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China Expected to Double Down on Pandemic Control Strategies

The new Omicron variant could be another resilience test for trade flows and already stretched global supply chains. The Chinese government has already enforced a zero-Covid policy, involving strict monitoring of cargo and commercial ships, enforced quarantines, and mass lockdowns. According to experts, the government may double down on this strict policy. If the new variant turns out to be a major threat, this can cause reopening delays in Taiwan and Hong Kong as well.


The Reasoning behind China’s Strict Covid-19 Policy

According to a study conducted at the Pekin University, dropping China’s zero-Covid policy could result in over 630,000 new infections a day. Using data from countries such as Israel, France, Spain, Great Britain, and the U.S., the researchers came up with figures and potential results if China was to implement identical policies to those in other countries. If the Chinese authorities implemented the U.S. pandemic control strategies, cases could soar to over 637,000 a day. Cases would hit over 275,700 if China adopted Britain’s policy and over 345,000 if it took the same approach as the French government. According to the researchers, a massive outbreak would place a huge burden on the country’s healthcare system.


A study by the Chinese Centre for Disease Control and Prevention published in Chinese CDC Weekly highlights the importance of strict control tactics unless specific treatments and more efficient vaccinations are available. Based on the findings, the researchers conclude that at present, the country is not ready to adopt open-up strategies solely relying on vaccination-induced herd immunity. The Chinese government also said that the benefits of maintaining a zero-Covid policy outweigh the disruptions resulting from lockdowns and extended quarantines. On December 12, China reported 61 new Covid-19 cases, down from 149 two days earlier.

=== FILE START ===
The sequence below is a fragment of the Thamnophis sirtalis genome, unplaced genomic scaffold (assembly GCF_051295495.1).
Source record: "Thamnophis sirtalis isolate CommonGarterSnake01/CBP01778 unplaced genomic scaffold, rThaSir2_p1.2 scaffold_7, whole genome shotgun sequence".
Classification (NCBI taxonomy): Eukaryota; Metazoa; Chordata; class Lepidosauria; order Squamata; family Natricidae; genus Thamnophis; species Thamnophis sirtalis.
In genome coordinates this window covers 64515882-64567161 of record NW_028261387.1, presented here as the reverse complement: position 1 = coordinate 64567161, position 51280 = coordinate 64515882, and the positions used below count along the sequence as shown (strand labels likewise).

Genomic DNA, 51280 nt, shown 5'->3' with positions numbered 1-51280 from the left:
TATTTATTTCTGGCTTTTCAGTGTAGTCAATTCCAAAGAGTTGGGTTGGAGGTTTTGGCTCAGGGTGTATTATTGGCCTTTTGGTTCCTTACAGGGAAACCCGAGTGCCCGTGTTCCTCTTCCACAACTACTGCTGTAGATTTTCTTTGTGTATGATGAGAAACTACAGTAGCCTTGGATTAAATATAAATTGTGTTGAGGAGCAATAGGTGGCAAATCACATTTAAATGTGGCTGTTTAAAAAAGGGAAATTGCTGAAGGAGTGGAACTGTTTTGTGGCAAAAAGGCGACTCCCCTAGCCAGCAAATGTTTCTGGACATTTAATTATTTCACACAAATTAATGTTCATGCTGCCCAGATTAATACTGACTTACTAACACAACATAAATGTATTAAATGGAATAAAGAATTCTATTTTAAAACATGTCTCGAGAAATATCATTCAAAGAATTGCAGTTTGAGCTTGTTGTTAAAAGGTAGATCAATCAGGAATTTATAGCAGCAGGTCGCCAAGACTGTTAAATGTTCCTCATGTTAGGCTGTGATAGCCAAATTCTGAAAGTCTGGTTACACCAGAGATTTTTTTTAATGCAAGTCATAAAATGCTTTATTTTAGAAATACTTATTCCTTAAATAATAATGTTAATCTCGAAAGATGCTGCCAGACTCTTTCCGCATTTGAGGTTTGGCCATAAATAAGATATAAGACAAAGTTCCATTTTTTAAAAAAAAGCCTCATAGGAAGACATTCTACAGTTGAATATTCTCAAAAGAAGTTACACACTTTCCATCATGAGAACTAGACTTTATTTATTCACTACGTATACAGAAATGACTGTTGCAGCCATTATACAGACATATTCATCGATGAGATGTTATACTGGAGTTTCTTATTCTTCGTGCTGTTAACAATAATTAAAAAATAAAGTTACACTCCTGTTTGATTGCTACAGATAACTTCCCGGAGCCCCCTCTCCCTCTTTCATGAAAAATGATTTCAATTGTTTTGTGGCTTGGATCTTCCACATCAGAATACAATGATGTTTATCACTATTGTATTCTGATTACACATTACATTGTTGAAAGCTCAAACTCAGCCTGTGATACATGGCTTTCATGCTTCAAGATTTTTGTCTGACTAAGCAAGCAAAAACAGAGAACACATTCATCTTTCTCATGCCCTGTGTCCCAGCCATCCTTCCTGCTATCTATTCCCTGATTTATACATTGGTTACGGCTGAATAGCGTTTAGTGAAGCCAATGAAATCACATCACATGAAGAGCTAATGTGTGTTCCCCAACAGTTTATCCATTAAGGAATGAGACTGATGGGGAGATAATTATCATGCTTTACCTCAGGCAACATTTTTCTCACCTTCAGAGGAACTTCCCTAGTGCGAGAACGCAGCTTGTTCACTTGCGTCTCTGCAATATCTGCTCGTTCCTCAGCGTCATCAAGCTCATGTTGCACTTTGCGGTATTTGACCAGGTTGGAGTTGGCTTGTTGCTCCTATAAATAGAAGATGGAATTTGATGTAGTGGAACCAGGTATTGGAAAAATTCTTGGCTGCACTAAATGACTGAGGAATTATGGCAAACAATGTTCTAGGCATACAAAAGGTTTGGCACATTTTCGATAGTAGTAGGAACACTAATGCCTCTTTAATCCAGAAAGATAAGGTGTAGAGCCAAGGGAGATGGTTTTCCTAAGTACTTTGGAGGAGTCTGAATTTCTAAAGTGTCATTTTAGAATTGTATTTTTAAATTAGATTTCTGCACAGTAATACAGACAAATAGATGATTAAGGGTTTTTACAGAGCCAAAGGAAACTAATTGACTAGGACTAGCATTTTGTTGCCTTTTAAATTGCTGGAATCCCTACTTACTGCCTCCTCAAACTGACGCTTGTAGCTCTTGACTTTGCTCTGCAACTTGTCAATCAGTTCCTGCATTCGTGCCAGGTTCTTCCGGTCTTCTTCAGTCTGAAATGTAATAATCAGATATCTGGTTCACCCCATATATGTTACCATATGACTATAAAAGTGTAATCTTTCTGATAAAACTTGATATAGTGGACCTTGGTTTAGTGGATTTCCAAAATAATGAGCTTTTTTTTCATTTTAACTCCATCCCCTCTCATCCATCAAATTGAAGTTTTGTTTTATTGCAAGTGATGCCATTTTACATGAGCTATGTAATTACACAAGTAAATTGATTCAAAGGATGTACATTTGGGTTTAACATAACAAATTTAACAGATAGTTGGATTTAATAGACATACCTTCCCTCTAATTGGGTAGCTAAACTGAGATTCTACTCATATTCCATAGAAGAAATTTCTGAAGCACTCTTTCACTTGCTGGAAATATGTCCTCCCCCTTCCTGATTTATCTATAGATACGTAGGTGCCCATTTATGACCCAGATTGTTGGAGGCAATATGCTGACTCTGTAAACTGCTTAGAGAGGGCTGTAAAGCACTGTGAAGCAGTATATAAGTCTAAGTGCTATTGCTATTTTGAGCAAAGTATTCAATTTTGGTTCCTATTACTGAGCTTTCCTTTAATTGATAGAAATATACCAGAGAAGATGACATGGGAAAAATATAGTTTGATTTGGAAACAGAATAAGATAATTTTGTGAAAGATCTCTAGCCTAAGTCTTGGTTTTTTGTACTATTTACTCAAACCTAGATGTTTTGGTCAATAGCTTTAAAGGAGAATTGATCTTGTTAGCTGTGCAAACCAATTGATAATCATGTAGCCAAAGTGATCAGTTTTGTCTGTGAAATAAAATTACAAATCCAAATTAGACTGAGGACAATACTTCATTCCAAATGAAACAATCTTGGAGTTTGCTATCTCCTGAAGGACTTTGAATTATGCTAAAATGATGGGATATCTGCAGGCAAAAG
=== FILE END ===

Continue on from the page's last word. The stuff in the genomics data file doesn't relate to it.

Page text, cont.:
Recently, the World Health Organization designated the new Omicron variant as being “of concern”, with countries in Europe and elsewhere imposing travel restrictions and curbs. Among the countries barring entry are the U.S., Israel, the UK, and the Netherlands.


Implications for Global Supply Chains

Data from the World Shipping Council shows that 7 of the 10 world’s biggest and busiest ports are found in China, including Shenzhen, Ningbo-Zhoushan, and Shanghai. Hong Kong ranked the 8th busiest port in 2020. Lockdowns in China can have a significant negative effect on maritime shipping, with backlogs for consumer, automotive, and electronic products and shortages of manufacturing materials.

China’s zero-Covid policy involves closed or heavily controlled border crossings mandatory quarantines, contact tracing and testing, and mass lockdowns. Lockdowns have been imposed even when one or a handful of workers were found to be infected. With the new variant spreading around the globe, doubling down could be expected, further hitting the capacity of international freight forwarders. Shutdowns and strict control on shipping and air crews would make it increasingly difficult for exporters to meet orders in a timely manner.